Price growth a 'progression of pain' for red-hot markets – poll

Price growth a 'progression of pain' for red-hot markets – poll

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Residents of Vancouver and Toronto are feeling the strain of inflamed housing price growth more than ever, with a significant proportion of the population now seeing affordability as an overriding concern, a recent Angus Reid Institute poll found.

“It is a progression of pain for both regions, where Vancouver really seems to be settling in, resigned to living with this chronic pain,” Angus Reid executive director Shachi Kurl stated, as quoted by CBC News.

The survey reported that nearly 75% of Vancouverites polled believed that housing costs have become “unreasonably high”. 20% of respondents said that prices need to drop by 30% or more, and 29% indicated a belief that a 10% decline would bring homes closer to their budgets.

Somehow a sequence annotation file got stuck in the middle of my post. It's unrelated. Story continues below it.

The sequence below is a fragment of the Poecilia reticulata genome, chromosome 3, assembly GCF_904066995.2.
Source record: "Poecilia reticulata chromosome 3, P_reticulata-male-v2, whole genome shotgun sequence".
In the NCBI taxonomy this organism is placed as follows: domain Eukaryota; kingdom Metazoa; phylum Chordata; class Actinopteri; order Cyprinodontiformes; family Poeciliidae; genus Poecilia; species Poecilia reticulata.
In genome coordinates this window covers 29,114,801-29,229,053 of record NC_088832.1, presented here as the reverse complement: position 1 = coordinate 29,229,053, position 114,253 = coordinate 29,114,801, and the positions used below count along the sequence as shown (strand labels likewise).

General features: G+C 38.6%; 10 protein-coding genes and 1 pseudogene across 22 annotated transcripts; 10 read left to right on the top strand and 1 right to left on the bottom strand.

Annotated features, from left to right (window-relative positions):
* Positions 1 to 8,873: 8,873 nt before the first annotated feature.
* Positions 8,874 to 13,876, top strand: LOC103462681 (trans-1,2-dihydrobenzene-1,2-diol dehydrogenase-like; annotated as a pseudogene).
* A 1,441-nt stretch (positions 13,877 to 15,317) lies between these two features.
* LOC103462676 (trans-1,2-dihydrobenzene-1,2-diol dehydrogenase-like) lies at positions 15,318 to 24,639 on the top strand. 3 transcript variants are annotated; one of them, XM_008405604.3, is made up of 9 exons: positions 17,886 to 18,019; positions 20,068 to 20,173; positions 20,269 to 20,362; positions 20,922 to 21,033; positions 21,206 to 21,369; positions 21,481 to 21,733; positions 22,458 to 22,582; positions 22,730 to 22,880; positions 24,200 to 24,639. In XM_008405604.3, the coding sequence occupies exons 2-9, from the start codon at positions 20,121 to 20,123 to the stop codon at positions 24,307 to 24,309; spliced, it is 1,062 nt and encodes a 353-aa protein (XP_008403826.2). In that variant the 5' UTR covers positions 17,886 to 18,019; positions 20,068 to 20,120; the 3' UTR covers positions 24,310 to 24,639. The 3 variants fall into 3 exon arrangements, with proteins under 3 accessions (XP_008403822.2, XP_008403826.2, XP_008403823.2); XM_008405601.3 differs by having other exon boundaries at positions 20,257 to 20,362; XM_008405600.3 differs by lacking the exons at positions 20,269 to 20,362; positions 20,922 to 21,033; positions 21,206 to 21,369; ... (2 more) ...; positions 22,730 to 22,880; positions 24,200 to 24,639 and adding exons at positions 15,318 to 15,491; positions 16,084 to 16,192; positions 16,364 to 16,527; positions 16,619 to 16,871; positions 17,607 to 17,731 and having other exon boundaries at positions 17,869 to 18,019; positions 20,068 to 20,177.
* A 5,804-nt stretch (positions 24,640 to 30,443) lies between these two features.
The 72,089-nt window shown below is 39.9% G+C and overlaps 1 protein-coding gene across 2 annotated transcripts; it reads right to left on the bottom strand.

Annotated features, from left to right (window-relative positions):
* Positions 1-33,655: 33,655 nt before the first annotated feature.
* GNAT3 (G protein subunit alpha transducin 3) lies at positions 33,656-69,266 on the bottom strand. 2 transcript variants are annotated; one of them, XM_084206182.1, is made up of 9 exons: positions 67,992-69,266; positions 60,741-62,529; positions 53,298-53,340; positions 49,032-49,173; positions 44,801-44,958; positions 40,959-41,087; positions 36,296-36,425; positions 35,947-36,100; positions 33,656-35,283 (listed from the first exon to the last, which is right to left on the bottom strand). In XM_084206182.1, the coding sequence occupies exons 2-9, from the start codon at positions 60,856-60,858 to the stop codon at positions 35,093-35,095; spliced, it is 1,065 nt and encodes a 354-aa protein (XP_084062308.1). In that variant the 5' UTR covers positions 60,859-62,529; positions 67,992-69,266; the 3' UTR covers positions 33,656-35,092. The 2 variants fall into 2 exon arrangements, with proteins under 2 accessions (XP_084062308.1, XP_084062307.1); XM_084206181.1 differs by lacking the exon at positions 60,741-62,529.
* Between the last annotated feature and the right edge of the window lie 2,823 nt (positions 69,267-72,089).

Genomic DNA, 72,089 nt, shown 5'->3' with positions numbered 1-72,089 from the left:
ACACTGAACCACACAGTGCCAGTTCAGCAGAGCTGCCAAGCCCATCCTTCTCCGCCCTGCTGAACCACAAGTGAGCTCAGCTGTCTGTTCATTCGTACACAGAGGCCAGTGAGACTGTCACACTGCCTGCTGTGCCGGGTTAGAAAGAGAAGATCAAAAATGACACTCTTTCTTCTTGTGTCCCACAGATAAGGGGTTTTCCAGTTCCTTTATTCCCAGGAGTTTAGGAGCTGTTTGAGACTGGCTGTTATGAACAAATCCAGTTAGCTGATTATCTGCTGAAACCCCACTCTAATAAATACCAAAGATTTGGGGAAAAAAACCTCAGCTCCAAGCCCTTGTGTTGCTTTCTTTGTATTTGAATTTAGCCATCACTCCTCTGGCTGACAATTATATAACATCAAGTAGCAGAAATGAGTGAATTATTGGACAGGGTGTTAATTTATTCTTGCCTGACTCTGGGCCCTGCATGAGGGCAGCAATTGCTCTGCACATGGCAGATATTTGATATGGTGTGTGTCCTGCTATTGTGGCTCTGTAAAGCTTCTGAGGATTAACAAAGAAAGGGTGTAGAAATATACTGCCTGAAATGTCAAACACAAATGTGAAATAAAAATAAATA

For those living in Vancouver, the top 3 factors driving price growth were foreign buyers, wealthy investors, and the market’s desirable location.

Read more: Canadian real estate grossly overvalued – report

Meanwhile, “the people of Greater Toronto are certainly more alive to [red-hot price growth] than they were three years ago,” the Angus Reid report stated.

56% of the city’s residents said that they are burdened by current housing prices, with 13% adding that they would like costs to fall by 30% or more, and 22% appreciating a 10% price decline.

Toronto’s location was cited as the leading factor fuelling price growth, followed by low interest rates and foreign investors.

In both cities, residents stated that they would very much like federal and provincial governments to step in with more policy changes aimed at addressing the perceived causes of home price growth. Among their preferred measures are hard limits on the number of properties that foreign nationals are allowed to buy, and speculation taxes for those who don’t pay provincial taxes.

“The consistent message here … is that this is an important issue that needs to be addressed,” according to Tsur Somerville, senior fellow at the University of British Columbia’s Centre for Urban Economics and Real Estate.

 

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